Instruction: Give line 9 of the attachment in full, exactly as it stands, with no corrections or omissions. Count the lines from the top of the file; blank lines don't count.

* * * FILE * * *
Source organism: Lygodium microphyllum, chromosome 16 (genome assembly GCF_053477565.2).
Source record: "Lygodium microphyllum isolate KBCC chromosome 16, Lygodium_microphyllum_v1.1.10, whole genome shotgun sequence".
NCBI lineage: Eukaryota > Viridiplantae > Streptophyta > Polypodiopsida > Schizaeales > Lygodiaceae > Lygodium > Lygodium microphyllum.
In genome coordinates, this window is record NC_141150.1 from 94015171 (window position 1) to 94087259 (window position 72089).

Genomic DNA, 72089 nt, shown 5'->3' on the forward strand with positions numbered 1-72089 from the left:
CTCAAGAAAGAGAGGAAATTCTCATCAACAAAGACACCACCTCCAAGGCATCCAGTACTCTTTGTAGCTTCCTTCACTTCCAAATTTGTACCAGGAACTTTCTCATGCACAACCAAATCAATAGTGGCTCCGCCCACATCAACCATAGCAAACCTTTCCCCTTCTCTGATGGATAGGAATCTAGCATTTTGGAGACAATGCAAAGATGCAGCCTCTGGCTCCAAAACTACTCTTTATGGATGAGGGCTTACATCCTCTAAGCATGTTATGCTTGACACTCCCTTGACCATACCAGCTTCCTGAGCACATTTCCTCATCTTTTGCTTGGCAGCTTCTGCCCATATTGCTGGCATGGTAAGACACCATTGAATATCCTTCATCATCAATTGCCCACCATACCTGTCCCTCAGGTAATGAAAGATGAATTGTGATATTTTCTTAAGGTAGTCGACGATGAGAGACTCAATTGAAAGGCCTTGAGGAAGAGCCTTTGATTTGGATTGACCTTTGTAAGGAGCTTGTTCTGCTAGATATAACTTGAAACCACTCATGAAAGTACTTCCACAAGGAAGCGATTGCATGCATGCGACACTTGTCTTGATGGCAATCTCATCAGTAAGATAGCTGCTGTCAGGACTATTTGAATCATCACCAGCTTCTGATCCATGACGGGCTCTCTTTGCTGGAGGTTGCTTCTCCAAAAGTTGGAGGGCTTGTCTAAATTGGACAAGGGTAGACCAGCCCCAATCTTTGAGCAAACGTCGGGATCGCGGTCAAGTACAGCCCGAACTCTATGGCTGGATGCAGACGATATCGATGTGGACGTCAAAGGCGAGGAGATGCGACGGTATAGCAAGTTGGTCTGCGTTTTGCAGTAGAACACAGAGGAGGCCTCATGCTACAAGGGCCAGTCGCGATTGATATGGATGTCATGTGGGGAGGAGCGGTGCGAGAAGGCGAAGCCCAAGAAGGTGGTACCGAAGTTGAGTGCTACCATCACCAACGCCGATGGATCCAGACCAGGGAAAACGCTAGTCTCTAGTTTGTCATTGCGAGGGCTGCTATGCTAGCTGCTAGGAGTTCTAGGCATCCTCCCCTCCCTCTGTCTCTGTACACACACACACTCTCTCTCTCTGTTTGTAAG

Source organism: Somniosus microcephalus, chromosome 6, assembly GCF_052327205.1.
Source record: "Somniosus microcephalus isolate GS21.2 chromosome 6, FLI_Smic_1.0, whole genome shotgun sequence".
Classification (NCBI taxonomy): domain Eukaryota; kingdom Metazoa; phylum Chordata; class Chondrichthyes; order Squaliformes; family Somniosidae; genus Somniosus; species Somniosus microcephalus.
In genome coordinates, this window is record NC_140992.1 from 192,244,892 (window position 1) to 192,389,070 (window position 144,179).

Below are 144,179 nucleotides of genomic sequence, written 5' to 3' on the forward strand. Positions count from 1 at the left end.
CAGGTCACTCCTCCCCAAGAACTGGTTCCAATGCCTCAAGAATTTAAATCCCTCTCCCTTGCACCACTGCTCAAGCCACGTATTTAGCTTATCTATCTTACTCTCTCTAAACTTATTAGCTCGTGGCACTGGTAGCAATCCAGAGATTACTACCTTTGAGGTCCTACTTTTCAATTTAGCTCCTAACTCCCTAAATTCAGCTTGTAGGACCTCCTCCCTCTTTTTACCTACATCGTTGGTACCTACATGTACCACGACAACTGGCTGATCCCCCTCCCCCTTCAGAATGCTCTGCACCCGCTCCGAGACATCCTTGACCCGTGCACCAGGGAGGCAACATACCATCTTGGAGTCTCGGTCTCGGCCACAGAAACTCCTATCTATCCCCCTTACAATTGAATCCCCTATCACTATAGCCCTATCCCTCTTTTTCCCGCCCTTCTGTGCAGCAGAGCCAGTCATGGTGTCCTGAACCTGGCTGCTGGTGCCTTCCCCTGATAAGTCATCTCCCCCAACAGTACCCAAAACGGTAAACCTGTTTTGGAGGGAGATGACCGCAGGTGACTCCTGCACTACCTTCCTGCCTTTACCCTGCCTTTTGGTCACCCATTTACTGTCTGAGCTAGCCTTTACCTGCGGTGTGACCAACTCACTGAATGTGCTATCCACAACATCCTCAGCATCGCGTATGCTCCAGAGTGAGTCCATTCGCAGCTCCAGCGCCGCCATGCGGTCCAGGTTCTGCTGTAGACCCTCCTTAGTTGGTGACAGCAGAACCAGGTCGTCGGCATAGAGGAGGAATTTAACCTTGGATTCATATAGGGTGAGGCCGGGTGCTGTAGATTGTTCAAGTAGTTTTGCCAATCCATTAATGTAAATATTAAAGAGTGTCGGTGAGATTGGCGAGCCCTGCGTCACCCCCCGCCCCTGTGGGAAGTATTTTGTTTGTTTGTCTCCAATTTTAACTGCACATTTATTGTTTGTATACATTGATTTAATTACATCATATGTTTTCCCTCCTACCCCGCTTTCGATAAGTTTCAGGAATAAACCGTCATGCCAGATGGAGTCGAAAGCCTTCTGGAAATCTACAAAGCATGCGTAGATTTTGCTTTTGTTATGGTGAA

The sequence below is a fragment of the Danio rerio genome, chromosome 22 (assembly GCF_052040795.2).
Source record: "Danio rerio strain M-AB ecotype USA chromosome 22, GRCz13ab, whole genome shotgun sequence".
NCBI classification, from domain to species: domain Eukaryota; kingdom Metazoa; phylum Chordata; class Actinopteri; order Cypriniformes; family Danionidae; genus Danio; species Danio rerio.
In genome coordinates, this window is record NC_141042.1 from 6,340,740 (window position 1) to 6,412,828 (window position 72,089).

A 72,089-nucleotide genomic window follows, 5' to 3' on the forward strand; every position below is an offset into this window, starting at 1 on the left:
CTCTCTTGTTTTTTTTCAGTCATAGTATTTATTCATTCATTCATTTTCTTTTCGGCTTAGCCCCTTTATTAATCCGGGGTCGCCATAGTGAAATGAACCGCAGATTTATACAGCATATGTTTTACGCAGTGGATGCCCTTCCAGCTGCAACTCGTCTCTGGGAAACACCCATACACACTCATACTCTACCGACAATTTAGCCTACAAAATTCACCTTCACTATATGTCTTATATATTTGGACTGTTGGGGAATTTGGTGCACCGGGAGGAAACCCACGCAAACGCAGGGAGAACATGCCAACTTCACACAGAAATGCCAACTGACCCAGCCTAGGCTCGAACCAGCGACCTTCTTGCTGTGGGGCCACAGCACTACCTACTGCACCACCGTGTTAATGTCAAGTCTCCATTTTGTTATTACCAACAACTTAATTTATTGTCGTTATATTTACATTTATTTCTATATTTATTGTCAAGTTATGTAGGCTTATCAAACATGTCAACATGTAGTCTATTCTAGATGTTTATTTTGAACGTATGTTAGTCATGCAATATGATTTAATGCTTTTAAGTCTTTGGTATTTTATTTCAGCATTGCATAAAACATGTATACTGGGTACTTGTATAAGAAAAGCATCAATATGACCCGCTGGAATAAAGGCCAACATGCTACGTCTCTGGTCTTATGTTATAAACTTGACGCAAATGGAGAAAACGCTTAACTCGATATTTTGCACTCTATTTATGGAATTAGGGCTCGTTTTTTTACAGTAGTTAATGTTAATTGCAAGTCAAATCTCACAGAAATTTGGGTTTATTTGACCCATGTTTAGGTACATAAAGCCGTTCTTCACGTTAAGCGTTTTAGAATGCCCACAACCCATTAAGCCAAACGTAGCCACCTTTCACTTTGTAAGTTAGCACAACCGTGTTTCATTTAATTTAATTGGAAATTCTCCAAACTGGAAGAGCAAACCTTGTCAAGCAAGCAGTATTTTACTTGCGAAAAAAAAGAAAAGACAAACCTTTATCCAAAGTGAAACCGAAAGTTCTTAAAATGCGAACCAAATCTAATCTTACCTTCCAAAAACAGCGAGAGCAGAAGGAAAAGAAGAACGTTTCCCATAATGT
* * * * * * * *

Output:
Classification (NCBI taxonomy): domain Eukaryota; kingdom Metazoa; phylum Chordata; class Chondrichthyes; order Squaliformes; family Somniosidae; genus Somniosus; species Somniosus microcephalus.